Contrast them with the members of the punk rock band Over It. Two of them graduating are staying put to perform with the third member who has a year left of school. They are a rather mediocre band and would do well to keep their day jobs. The major decision for these high school grads is whether or not to go to college.

(Prov. 30:27) "The locusts have no king, yet go they forth all of them by bands." The next tip for success is to cultivate an informal support network. Tori the baby sitter brings her friend Sylvia with her who has never sat before. When the parents return, Sylvia distracts them while Tori straightens up ("This place is a wreck.")

(Prov. 30:28) "The spider taketh hold with her hands, and is in kings' palaces." That palace is subject to frequent dusting, but the spider just builds a new web when that happens. Disasters will come along by and by ("Maybe the Y2K will blow up the world.") When one of the mother's yard ornaments a plastic goose is purloined, her daughter takes hold of it when she finds it and puts it back.

Production Values

” (2007) was written and directed by Jess Bond. Jess is a woman who populates the film with a plethora of characters hard to keep track of. It features Katrina Begin, Charles Chen, Melonie Diaz, Khleo Thomas, Lyndsy Fonseca, Amber Heard, Alexa Vega, Chris Marquette, and Shahine Ezell. The actors are slightly older than their parts, but they inhabit them well. They all did a good job.

educational suppliesbeakers3 at desksMPA rated it R for pervasive drug and alcohol use, strong language and some sexual content—all involving teens. Two class­room scenes are included showing there's real learning going on. One looks like it's in a science lab and the other sounds like chaos theory philosophy. Runtime is 1¾ hours. The plot is wandering déclassé, along the lines described by author Edmund Wilson where:

the moving-picture producers … had swallowed up the theater in the thirties and by the mid-forties were making great inroads not only into the field of fiction but even into those of biography and history. It had always been the habit of literature to fall back on stock characters and stock situations; but in the traditional fables of stories and plays there had usually been a certain consistency: a villain, a virtuous woman, a tragic romantic hero could be counted on to keep up their rôles in accordance with accepted conventions. But Holly­wood had by this time discovered that the shadows that were printed on films did not need even this simple continuity. The choppy sequences flew by so fast, they faded from the screen so completely, that the audiences could be made content by merely being allowed to sit in a darkened and perhaps air-cooled house, watching back­grounds displace one another and human figures shift back and forth while the sound-track paid out a kind of dialogue which was similar to that of the balloons in the mouths of the characters in comic strips. No logic, no firmness of out­line of even the most elementary sort, were required at this stage of the films— (376–7)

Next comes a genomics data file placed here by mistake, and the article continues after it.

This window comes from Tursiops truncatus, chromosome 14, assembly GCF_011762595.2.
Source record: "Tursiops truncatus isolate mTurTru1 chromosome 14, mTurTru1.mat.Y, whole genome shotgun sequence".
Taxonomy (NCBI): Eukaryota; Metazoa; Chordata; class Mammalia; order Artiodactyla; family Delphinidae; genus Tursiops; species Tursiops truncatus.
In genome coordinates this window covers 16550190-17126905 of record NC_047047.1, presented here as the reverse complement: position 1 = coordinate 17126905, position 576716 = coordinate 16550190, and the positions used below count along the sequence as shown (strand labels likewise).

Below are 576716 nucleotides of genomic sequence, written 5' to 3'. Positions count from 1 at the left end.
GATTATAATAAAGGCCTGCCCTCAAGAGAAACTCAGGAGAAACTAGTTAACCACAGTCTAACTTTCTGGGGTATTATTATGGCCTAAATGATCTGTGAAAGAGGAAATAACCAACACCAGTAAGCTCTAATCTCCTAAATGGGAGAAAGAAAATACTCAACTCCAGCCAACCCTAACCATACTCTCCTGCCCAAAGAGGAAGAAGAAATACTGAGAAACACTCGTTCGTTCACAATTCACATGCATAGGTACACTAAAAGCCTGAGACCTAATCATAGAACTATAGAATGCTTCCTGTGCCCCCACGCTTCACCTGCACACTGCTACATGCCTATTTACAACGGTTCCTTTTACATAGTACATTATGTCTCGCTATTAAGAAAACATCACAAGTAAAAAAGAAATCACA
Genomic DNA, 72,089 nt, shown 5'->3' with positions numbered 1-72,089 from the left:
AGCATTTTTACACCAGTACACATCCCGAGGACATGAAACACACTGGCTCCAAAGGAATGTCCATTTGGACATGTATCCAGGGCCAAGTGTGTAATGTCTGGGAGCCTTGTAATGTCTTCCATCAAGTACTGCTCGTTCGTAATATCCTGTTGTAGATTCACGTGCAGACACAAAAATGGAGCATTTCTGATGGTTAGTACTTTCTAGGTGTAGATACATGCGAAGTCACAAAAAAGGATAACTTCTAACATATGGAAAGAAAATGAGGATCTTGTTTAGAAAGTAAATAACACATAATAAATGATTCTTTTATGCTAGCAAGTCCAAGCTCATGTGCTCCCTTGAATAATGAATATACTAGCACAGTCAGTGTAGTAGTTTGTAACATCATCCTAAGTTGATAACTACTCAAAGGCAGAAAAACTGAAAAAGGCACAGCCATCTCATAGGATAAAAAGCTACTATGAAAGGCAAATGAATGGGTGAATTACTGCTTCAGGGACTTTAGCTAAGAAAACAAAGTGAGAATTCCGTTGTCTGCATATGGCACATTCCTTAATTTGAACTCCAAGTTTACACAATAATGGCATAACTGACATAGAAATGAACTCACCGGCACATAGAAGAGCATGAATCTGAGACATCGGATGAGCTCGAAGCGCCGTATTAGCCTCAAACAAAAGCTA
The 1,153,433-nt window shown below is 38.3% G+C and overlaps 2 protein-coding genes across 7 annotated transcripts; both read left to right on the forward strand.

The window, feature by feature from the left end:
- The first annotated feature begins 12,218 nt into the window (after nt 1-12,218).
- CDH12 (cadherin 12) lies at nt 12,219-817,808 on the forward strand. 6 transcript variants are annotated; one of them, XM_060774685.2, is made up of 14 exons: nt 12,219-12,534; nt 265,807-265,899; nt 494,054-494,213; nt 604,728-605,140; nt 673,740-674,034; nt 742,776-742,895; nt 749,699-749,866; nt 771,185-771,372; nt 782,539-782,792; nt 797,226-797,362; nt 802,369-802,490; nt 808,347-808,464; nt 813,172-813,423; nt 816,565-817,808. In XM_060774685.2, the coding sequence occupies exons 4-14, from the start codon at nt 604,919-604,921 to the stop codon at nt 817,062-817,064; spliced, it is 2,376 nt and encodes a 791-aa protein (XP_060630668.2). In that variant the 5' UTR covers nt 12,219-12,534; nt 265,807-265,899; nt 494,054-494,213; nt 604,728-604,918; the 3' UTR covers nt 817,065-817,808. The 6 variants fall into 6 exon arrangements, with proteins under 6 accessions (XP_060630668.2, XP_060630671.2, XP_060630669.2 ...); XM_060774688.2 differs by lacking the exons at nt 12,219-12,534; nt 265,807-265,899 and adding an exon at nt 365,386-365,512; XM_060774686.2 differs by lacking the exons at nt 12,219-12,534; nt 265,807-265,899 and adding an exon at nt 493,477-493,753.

Review Conclusion w/a Christian's Recommendation

forbidden bookhigh schoolThis is a secularized school life although some­one does say, "We're the proof that God loves us and wants us to be happy." There's an implication that one set of parents at least disapproves of homo­sexuality perhaps on religious grounds. It's a party movie with all that implies. Knock your­self out.

Movie Ratings

Action factor: Decent action scenes. Suitability For Children: Not Suitable for Children of Any Age. Special effects: Average special effects. Video Occasion: Good for a Rainy Day. Suspense: Predictable. Overall movie rating: Three stars out of five.

Works Cited

Scripture quoted from the King James Version. Pub. 1611, rev. 1769. Software.

Boyle, T. Coraghessan. The Harder They Come. Copyright © 2015 by T. Coraghessan Boyle. New York: Harper­Collins Pub., First edition. Print.

Wilson, Edmund. "The Milhollands and Their Damned Soul," published in Memoirs of Hectate County. Copyright © 1942, 1943, 1946, 1959 by Edmund Wilson. New York: L.C. Page & Company, 1959. Print.